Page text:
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Fluorescence Correlation Spectroscopy With Confocal Detection

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2009 Annual Conference & Exposition


Austin, Texas

Publication Date

June 14, 2009

Start Date

June 14, 2009

End Date

June 17, 2009



Conference Session

Instrumentation in Education

Tagged Division


Page Count


Page Numbers

14.635.1 - 14.635.7



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Paper Authors

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Asad Yousuf Savannah State University

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Yan Zeng Savannah State University

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NOTE: The first page of text has been automatically extracted and included below in lieu of an abstract

Fluorescence Correlation Spectroscopy with Confocal Detection


Fluorescence correlation spectroscopy (FCS) is one of the many different methods of high-resolution spatial and temporal analysis of low concentrated bio-molecules. One outstanding feature of this method is its comparable noninvasiveness, which makes it perfectly suited for measurements inside living cells. Comparing to other fluorescence techniques, the parameter of primary interest is not the emission intensity itself, but spontaneous intensity fluctuations caused by the minute deviations of the small system from thermal equilibrium. Traditional FCS measurements suffered from poor signal-to- noise ratios, mainly because of large ensemble numbers of molecules flowing in and out of the detection area. Researchers managed to reduce the concentrations and observation volumes such that only few molecules are simultaneously detected. The final breakthrough was achieved by Rigler and his coworkers by combining the FCS techniques with confocal detection. The purpose of this paper is to describe the design/development of the FCS setup. The setup is modeled to collect the fluorescence light from the sample and is passed through the emission filter. The pinhole in the image plane blocks any fluorescence light not originating from the focal region. Afterwards, the light is focused onto the detector, preferably a photomultiplier with single photon sensitivity. Future plan is to incorporate this research experience into our Summer Undergraduate Research Training Program (SURTP) for our students.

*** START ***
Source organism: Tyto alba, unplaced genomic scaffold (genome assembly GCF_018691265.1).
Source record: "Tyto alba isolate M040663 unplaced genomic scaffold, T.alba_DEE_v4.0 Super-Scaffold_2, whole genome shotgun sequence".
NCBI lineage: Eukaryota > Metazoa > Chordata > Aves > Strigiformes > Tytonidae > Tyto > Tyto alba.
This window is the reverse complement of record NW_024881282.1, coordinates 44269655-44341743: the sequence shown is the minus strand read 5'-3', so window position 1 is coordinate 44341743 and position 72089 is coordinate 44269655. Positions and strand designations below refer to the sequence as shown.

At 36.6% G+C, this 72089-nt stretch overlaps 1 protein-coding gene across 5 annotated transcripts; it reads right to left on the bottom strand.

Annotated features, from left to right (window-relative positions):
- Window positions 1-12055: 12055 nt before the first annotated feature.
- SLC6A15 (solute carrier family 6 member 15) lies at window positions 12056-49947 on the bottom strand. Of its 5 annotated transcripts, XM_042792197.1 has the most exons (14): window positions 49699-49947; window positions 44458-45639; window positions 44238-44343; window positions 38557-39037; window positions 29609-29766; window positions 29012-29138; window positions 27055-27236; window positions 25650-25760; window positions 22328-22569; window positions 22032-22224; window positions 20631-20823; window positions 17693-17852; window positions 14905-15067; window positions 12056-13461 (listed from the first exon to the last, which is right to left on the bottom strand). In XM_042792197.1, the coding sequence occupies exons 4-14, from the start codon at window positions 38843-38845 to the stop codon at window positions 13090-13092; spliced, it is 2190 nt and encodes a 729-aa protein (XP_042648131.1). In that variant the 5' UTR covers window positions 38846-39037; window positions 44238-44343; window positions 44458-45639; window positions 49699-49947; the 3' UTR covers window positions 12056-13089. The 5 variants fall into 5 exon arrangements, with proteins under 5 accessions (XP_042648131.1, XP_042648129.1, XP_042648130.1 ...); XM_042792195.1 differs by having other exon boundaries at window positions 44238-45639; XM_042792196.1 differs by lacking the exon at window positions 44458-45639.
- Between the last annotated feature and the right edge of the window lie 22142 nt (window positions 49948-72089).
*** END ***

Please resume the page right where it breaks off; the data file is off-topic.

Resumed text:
Spectroscopy (1) is originally the study of the interaction between radiation and matter as a function of wavelength. In fact, historically, spectroscopy referred to the use of visible light dispersed according to its wavelength. Later the concept was expanded greatly to comprise any measurement of a quantity as function of either wavelength or frequency. Spectrometry is the spectroscopic technique used to assess the concentration or amount of a given species. In those cases, the instrument that performs such measurements is a spectrometer. Spectroscopy/spectrometry (2,3,4) is often used in physical and analytical chemistry for the identification of substances through the spectrum emitted from or absorbed by them. The science of spectroscopy can be part of the curriculum for chemistry and biochemistry engineering major. The spectroscopy course should include an introduction to light and its properties, the electromagnetic spectrum, types of light both visible and invisible to the human eye, and the effects of light interaction with matter. Also the descriptions of common spectroscopic analysis techniques and applications of spectroscopy should be included.

Fluorescence spectroscopy uses higher energy photons to excite a sample, which will then emit lower energy photons. This technique has become popular for its biochemical and medical applications. Fluorescence correlation spectroscopy (FCS) (5,6,7) is one of the

Yousuf, A., & Zeng, Y. (2009, June), Fluorescence Correlation Spectroscopy With Confocal Detection Paper presented at 2009 Annual Conference & Exposition, Austin, Texas. 10.18260/1-2--5011

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